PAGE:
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The weekly tally of U.S. unemployment claims is expected to jump by more than three million.

’s usage surges in an unprofitable quarter.

Twitter said on Thursday that it had an unprofitable quarter for the first time in more than two years, even as more users rushed to the platform. The company lost $8.3 million in the first quarter, breaking a profitability streak that started at the end of 2017.

Advertising revenue dropped substantially from March 11 to March 31, dipping 27 percent, as shelter-in-place orders were issued in the and advertisers cut their spending, the company said. Twitter’s revenue was $808 million in the quarter, a 3 percent increase from the prior year and above analyst estimates of $776 million.

Daily active users grew 24 percent from the previous year to 166 million, the highest growth rate Twitter has ever reported.

Eurozone growth slumps as unemployment rises.

The eurozone economy shrank 3.8 percent during the first three months of the year while unemployment rose, as official data confirmed that the bloc is in the midst of its worst downturn since the common currency was introduced in 1999.

Economic output in France and Spain slumped more than 5 percent during the quarter — declines not seen since the end of World War II, according to official statistics from those countries. Lockdowns did not begin until March, near the end of the period covered by the report, suggesting that data for the quarter that began in April could be even worse.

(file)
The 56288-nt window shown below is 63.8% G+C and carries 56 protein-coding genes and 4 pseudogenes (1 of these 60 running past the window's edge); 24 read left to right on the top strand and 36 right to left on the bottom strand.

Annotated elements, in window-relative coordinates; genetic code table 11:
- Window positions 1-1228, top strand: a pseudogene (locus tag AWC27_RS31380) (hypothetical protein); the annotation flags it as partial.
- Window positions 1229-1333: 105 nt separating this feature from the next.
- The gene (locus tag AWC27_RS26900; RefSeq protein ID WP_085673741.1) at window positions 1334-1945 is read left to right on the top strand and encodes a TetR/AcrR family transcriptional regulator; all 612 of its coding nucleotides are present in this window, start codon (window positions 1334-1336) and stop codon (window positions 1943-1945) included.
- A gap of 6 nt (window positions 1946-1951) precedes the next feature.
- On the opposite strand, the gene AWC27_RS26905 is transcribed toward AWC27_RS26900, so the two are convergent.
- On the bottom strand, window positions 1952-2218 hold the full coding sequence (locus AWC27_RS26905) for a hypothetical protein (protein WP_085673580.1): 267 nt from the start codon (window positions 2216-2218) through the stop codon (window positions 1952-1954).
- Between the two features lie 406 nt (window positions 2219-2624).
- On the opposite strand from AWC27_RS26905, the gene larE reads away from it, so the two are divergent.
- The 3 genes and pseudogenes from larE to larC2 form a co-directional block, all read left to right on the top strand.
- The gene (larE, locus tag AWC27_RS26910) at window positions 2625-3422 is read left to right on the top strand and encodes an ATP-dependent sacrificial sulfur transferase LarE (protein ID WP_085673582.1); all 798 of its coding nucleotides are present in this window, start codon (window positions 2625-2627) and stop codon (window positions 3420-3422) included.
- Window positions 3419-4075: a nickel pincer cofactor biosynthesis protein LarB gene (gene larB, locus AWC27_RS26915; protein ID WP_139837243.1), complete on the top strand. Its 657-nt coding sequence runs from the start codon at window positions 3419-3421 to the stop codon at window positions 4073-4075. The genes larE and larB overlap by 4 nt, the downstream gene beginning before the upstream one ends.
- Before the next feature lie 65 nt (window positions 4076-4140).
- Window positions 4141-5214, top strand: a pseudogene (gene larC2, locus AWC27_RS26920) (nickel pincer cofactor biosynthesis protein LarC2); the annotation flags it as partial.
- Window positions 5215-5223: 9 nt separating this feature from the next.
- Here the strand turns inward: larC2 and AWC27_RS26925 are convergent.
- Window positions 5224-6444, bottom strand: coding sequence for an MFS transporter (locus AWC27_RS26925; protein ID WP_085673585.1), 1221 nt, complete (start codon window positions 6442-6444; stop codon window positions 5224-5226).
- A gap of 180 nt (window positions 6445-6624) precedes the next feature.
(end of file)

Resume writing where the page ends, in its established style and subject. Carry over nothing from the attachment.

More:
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Unemployment in the eurozone rose to 7.4 percent in March from 7.3 percent in February, interrupting a recovery that had been underway since the low point of the eurozone debt crisis in 2013.

In France, Germany and many other countries, employees are on government subsidized furloughs and do not count as unemployed. The jobless rate is almost certain to rise further as airlines, carmakers and other large corporations lay off workers in reaction to plunging sales.

Inflation in the eurozone fell to 0.4 percent in April from 0.7 percent in March as oil prices plunged. The rate is the lowest since 2016. But prices for food, alcohol and tobacco surged.

After Tesla’s profit plummets, Elon Musk calls California’s lockdown ‘fascist.’

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Credit…Hannibal Hanschke/Reuters

Tesla on Wednesday reported a steep drop in net income in the first quarter compared with the previous quarter, as the coronavirus pandemic disrupted the electric-car maker’s operations in the United States and , its two largest markets.

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Elon Musk, the company’s chief executive, said the company would continue to face difficulties as long as it was forced to keep its plant in Fremont, Calif., closed under the state’s stay-at-home order.

“We are a bit worried about when we will be able to resume production in the Bay Area,” Mr. Musk said on a conference call with reporters.

He went on to say the stay-at-home order was “fascist” and amounted to “forcibly imprisoning people in their homes against all their constitutional rights.”

“They’re breaking people’s freedoms in ways that are wrong and are not why people came here or built this country,” he said.

California imposed the lockdown in March and required all nonessential businesses to close. But Tesla told employees at the Fremont plant to report to work unless they were sick, or to take vacation days if they stayed at home. The local sheriff’s office forced the company to obey the state order and close the plant.

Tesla’s plant in Shanghai has resumed production.

On Wednesday, the company reported $16 million in net income for the first three months of the year, a drop of 85 percent compared with the fourth quarter. Revenue in the quarter totaled $6 billion, a 20 percent drop from the previous quarter.